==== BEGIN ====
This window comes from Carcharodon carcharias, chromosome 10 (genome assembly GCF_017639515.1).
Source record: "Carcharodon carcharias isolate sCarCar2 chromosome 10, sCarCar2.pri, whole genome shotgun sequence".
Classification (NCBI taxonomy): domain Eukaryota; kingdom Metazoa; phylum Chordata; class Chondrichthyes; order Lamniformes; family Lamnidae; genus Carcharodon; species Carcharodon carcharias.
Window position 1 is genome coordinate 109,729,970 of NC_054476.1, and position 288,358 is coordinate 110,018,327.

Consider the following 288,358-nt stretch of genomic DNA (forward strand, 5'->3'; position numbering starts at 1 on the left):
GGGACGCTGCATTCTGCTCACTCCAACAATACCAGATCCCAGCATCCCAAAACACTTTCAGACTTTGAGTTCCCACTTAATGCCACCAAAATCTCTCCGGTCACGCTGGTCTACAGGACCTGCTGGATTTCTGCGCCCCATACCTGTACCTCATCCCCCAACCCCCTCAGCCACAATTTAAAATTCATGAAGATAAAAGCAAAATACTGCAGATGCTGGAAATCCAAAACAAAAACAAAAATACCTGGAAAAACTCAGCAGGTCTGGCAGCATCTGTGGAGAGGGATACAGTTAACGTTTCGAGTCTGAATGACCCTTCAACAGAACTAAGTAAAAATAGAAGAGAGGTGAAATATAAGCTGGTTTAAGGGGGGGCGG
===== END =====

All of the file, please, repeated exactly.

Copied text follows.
This window comes from Carcharodon carcharias, chromosome 10 (genome assembly GCF_017639515.1).
Source record: "Carcharodon carcharias isolate sCarCar2 chromosome 10, sCarCar2.pri, whole genome shotgun sequence".
Classification (NCBI taxonomy): domain Eukaryota; kingdom Metazoa; phylum Chordata; class Chondrichthyes; order Lamniformes; family Lamnidae; genus Carcharodon; species Carcharodon carcharias.
Window position 1 is genome coordinate 109,729,970 of NC_054476.1, and position 288,358 is coordinate 110,018,327.

Consider the following 288,358-nt stretch of genomic DNA (forward strand, 5'->3'; position numbering starts at 1 on the left):
GGGACGCTGCATTCTGCTCACTCCAACAATACCAGATCCCAGCATCCCAAAACACTTTCAGACTTTGAGTTCCCACTTAATGCCACCAAAATCTCTCCGGTCACGCTGGTCTACAGGACCTGCTGGATTTCTGCGCCCCATACCTGTACCTCATCCCCCAACCCCCTCAGCCACAATTTAAAATTCATGAAGATAAAAGCAAAATACTGCAGATGCTGGAAATCCAAAACAAAAACAAAAATACCTGGAAAAACTCAGCAGGTCTGGCAGCATCTGTGGAGAGGGATACAGTTAACGTTTCGAGTCTGAATGACCCTTCAACAGAACTAAGTAAAAATAGAAGAGAGGTGAAATATAAGCTGGTTTAAGGGGGGGCGG